Political ads campaigns: Candidates vs Big Tech


Observing the tendency, one can easily notice that tech giant companies have faced fervent critique over manipulations of social opinion, political bias, privacy leaks, disinformation, and informational distortion. Numerous lawsuits have been and are being filled, and their number escalates during election races. Candidates and politicians make people pay attention to antitrust law violations and scale breaches, realizing the power of digital ads and information feed, together with the scale of problems they can deliver. The very first significant initiative in regulation digital ads has popped up as an outcome of the 2016 election campaign and was called The Honest Ads Act. The Act considered one of its main tasks, aside from making reasonable efforts to minimize foreign countries' interference, to require political campaigns to obey the same standards of advertising on large social media platforms as ones they do on TV and radio. In turn, the platform which put on-air ads had to be obliged to manage open for public databases, noting the ads' efficiency stats.


Despite the fact that legislators provide many concepts for regulating tech companies and introduce new bills almost daily, the fight is not getting easier. Realizing the power tech giants obtain in terms of democracy, politicians seem to be more and more alarmed with it.


This week's court loss by Tulsi Gabbard is eloquent by itself, pulling up the controversy of the digital system environment. Ms. Gabbard, the representative from Hawaii, with her campaign Tulsi Now, had filed a lawsuit against Google in July 2019 and asked for $50 million in losses from Google for “serious and continuing violations of Tulsi’s First Amendment rights to free speech.” The tech company briefly suspended her campaign's ad account following the first presidential debate without explanation, making it challenging for people to find information about the candidate. "It is vital to our democracy that big tech companies can’t affect the outcome of elections," said Gabbard in her Twitter. However, on Wednesday, March 4th, California’s Central District Court dismissed the suit, motivating that is a privately owned company, Google is not fitted to violating the free speech guaranteed by the first amendment. Google, in its turn, explained that the platform automatically triggered a suspension of Gabbard’s account for unusual activity, but this error was shortly corrected.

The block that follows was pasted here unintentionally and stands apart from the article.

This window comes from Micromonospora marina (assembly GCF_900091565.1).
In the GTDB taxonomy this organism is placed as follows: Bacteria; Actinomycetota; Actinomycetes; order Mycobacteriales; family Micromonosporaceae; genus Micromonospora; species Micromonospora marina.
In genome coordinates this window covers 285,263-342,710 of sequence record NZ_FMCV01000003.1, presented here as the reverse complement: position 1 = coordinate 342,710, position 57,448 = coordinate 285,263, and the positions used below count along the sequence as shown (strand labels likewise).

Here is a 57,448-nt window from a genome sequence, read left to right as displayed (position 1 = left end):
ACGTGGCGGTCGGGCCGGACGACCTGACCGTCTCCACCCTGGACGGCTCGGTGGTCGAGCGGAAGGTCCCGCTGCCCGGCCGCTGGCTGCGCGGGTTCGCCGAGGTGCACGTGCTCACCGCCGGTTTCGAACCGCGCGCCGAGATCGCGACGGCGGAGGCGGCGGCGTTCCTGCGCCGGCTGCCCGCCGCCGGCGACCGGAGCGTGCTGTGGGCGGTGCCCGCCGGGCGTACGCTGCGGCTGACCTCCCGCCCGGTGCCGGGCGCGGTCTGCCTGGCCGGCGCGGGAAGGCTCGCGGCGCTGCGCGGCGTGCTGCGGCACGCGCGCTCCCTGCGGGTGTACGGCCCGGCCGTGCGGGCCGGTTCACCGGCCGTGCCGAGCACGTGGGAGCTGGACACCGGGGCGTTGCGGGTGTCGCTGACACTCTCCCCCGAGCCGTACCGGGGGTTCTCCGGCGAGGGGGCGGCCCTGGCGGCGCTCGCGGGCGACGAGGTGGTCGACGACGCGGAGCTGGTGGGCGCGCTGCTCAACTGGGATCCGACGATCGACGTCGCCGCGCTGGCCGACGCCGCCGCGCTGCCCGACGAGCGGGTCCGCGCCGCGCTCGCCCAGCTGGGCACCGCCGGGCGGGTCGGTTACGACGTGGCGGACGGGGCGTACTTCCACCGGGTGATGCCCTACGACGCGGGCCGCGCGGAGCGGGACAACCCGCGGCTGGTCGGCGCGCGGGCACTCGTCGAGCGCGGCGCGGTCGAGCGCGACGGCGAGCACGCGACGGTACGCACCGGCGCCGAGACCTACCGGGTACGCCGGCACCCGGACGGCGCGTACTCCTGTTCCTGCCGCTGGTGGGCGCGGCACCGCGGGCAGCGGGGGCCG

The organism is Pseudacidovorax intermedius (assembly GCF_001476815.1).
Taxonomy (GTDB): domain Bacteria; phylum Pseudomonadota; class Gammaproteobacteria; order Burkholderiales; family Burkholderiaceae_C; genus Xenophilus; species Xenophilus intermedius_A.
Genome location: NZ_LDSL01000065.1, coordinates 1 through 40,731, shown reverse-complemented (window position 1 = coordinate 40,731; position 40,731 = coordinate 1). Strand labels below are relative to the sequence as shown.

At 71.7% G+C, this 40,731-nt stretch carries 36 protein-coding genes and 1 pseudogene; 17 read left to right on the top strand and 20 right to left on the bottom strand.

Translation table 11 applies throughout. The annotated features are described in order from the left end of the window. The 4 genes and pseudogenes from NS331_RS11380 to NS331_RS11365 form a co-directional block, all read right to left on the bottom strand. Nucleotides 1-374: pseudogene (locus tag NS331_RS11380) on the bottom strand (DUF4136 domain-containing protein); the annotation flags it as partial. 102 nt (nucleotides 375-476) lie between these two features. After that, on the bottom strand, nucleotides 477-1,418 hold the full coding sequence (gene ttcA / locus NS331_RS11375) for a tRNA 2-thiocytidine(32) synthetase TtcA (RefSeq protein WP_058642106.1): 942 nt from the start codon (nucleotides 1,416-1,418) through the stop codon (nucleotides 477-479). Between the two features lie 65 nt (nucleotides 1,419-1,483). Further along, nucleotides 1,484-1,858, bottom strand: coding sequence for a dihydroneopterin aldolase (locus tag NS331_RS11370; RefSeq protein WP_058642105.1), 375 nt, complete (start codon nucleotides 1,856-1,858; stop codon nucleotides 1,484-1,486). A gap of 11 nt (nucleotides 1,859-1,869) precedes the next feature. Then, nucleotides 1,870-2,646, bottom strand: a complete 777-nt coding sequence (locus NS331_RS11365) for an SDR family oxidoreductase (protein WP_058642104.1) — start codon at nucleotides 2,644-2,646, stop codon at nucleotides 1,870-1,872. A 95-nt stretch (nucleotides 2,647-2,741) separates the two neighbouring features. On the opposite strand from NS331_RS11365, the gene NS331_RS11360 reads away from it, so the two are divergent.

Gabbard joins a growing number of politicians taking on tech companies over similar issues, and they don't seem to give up.


Even President Trump, whose activity and ad campaign in social media paved his way to the White House in 2016, in September 2019, hit the “immense power” of social media giants in his address to the United Nations. Joe Biden, in his interview with the Associated Press, in May 2019 said that "dismantling large technology companies including Facebook is “something we should take a really hard look at.”


The campaign told Reuters that, as president, Biden would aggressively use “all the tools available - including utilizing antitrust measures” to ensure corporations act responsibly. Bernie Sanders, according to Reuters, "has also called for the break-up of big tech companies such as Facebook and Amazon. His administration would “absolutely” try to split apart the companies, Sanders said at a Washington Post event in July."


Though tensions between Silicon Valley and Washington seem to be high, experts presume that major US regulations and decisions on this matter can be postponed by politics, which will be clear pretty shortly.


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